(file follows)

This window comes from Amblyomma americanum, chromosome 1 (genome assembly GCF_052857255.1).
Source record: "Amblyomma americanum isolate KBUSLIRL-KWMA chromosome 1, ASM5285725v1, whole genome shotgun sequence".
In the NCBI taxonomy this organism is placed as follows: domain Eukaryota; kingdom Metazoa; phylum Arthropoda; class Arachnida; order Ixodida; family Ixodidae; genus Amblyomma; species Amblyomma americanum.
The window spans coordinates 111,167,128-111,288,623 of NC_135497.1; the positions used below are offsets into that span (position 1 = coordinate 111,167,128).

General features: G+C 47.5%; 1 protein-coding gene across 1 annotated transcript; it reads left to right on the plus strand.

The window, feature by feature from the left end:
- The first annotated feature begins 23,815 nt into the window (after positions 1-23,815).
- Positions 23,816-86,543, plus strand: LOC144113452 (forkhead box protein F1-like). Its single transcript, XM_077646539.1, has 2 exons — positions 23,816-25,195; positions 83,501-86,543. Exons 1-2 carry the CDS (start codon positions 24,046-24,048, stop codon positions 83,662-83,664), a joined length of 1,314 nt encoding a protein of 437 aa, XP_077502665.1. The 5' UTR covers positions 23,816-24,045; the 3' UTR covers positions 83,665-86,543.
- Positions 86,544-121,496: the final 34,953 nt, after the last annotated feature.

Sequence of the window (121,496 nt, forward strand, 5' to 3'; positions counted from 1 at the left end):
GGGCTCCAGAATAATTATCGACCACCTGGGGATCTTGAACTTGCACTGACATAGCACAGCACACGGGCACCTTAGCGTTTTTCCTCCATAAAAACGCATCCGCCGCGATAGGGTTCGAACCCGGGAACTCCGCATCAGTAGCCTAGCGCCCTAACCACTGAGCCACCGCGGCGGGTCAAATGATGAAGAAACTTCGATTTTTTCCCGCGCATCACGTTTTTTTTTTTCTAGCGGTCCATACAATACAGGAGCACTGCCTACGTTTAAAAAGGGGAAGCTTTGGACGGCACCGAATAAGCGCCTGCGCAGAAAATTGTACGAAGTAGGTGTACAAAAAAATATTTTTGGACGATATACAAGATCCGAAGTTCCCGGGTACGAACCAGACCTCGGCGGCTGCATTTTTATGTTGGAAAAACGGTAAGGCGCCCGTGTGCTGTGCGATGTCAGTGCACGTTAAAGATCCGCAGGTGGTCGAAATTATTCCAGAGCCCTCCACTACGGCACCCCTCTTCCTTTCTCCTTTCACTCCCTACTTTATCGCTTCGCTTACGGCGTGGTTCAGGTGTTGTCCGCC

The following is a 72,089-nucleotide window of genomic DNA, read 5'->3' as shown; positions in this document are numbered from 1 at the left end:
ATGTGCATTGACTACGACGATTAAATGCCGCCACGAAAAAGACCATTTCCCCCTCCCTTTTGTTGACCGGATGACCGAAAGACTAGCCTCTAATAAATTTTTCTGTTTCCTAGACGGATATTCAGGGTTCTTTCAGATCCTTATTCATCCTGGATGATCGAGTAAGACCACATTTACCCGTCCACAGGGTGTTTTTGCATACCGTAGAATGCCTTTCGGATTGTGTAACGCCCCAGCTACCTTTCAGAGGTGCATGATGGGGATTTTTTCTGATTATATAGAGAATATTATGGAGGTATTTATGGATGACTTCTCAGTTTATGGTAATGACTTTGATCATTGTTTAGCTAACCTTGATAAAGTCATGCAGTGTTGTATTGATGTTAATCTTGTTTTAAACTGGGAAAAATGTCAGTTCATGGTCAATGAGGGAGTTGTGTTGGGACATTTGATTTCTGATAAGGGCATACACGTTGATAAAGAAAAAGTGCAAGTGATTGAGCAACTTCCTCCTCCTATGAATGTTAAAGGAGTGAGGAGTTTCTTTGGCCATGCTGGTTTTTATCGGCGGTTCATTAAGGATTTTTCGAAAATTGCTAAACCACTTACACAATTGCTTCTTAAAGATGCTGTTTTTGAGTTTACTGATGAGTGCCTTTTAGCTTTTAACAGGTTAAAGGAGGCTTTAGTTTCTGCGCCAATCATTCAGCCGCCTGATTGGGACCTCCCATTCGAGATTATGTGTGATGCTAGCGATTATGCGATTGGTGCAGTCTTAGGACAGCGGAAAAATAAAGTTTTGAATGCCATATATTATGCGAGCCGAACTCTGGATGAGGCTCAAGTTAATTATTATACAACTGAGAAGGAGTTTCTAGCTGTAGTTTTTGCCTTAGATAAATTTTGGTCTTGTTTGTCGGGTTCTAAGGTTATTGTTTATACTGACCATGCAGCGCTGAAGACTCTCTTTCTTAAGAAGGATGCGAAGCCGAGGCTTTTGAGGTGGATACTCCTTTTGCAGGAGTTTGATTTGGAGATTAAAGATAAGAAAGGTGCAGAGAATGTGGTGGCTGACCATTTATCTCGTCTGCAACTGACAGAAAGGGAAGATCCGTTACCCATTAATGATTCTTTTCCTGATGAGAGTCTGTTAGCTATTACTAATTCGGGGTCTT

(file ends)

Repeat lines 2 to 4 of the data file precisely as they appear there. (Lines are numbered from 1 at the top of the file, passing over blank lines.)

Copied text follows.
Source record: "Amblyomma americanum isolate KBUSLIRL-KWMA chromosome 1, ASM5285725v1, whole genome shotgun sequence".
In the NCBI taxonomy this organism is placed as follows: domain Eukaryota; kingdom Metazoa; phylum Arthropoda; class Arachnida; order Ixodida; family Ixodidae; genus Amblyomma; species Amblyomma americanum.
The window spans coordinates 111,167,128-111,288,623 of NC_135497.1; the positions used below are offsets into that span (position 1 = coordinate 111,167,128).